Ever since strife drove a chasm between the Confederate States and the Union in what became the Civil War, the call for reparations have been discussed, debated, and even Chappelle-showed.

The conversation has received a push recently, due to Skip Gates’ New York Times editorial. The Times, being the Times, knew that a column title of “Ending the Slavery Blame Game” would attract eyeballs. A title like that has great potential to send the reader into defense mode before a single word is read.

And these days, the reaction to art is more telling than the art itself.

In fact, the column says nothing about ending the slavery blame game. Giving blame to the right people is Gates’ theme, though his purpose for writing this column isn’t entirely clear. But headlines are headlines, and true to form, Gates received massive criticism for this piece. In the column, he insists that:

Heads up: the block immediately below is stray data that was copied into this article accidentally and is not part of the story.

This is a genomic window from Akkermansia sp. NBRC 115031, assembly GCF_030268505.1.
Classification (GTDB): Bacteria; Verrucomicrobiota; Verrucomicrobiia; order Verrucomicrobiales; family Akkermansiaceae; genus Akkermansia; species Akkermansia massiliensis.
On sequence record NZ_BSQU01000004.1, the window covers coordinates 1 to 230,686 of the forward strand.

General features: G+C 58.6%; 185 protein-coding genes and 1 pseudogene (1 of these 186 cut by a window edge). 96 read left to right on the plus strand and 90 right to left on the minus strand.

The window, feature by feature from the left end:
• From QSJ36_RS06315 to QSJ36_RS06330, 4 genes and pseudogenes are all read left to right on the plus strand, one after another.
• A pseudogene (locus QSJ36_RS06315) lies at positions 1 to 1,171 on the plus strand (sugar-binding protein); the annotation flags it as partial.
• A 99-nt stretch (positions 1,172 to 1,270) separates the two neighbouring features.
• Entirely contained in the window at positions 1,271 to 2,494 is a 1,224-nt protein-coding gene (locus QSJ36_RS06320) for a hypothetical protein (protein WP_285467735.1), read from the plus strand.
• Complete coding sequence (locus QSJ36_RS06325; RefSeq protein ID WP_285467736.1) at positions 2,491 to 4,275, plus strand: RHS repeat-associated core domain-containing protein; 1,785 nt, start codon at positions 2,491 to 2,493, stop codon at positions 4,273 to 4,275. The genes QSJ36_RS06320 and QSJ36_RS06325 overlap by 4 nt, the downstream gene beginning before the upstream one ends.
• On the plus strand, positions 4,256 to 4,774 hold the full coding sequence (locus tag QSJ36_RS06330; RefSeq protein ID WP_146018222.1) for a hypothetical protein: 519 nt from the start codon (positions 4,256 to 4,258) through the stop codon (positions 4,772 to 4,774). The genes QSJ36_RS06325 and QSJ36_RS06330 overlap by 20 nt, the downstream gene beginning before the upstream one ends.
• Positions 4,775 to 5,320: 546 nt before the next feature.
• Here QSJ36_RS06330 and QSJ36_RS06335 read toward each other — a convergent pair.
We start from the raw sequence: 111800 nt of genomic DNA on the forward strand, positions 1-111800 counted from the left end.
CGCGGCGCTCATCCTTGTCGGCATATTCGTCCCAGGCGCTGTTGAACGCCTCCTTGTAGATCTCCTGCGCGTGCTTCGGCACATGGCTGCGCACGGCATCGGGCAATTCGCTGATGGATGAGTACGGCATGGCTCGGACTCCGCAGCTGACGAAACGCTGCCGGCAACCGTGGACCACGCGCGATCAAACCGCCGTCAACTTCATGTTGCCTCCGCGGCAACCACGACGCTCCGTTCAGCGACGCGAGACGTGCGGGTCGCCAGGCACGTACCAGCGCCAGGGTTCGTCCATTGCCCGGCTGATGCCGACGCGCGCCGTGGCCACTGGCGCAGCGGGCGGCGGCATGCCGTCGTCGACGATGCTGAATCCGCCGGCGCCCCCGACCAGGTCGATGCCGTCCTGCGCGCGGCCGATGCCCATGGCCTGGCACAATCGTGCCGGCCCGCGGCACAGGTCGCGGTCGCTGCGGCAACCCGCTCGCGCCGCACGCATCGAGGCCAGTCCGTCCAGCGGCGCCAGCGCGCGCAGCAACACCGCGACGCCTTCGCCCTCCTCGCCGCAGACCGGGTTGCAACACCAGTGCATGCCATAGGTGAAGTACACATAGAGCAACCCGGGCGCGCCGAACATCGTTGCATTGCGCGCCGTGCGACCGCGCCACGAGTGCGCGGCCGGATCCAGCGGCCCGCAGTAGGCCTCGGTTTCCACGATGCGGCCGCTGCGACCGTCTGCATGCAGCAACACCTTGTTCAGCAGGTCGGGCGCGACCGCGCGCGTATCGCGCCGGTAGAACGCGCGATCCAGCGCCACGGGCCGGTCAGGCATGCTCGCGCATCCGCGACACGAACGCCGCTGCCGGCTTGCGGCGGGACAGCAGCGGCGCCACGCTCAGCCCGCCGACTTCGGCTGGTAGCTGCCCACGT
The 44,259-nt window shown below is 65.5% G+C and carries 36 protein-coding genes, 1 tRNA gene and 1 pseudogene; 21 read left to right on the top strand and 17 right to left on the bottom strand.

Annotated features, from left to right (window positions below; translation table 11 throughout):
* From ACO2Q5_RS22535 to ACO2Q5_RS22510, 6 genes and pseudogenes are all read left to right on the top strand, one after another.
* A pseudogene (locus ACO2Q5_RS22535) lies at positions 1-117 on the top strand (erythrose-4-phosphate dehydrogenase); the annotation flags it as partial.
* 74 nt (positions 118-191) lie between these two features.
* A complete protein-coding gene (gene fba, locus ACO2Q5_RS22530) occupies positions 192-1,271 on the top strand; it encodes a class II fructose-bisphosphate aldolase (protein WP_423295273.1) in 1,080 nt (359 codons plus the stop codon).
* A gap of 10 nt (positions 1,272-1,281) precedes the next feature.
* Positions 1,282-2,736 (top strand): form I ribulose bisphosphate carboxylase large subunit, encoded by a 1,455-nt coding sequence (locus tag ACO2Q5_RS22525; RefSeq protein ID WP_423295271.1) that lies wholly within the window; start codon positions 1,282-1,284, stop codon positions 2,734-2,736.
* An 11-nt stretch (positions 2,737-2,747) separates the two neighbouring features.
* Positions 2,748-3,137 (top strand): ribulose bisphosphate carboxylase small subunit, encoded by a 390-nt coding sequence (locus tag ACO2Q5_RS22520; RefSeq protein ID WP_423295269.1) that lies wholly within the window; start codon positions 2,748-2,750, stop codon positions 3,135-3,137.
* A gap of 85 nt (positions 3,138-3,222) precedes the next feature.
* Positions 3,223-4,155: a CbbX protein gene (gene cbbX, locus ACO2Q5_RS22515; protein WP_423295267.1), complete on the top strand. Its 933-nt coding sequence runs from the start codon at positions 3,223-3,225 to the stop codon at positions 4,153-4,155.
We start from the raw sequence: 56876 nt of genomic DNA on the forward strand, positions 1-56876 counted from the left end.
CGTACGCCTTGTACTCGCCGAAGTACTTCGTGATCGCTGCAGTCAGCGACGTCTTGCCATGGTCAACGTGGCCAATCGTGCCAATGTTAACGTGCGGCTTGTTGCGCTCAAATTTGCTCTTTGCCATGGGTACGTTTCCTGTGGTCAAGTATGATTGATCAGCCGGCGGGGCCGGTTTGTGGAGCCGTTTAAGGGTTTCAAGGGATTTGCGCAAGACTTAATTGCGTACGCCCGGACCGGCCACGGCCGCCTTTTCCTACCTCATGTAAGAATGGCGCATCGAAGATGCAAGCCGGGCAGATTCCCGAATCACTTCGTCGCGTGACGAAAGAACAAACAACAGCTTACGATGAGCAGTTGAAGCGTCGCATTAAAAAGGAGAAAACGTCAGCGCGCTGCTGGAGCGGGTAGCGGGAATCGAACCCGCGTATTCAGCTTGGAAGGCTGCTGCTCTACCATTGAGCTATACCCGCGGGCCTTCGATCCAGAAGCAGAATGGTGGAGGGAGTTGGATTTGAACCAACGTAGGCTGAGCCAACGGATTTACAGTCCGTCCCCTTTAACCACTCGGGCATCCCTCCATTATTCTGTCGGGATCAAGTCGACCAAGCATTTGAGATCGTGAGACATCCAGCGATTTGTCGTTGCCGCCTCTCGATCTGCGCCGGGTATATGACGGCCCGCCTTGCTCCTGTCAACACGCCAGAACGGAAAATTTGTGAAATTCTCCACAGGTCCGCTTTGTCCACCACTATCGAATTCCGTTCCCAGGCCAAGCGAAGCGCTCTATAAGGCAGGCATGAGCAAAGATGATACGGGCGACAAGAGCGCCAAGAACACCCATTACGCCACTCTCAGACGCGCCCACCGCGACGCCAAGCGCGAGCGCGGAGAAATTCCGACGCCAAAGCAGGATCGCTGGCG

• Slavery was a dual-party consent. Africans were just as complicit as Europeans in trading Africans across the Atlantic.
  • Barack Obama is in a unique position to “reshape the debate over one of the most contentious issues of America’s racial legacy.”
  • American slavery was lucrative for African elites too

Let the outrage begin. Unfortunately, it appears that outrage is all we have. This subject is packed with the potential to propel our understanding of race in a country that seems to have little of it. But instead, ad hominems are dictating the discussions. You have to love that many of the counter pieces have this picture to accompany, as if that adds credibility to their points.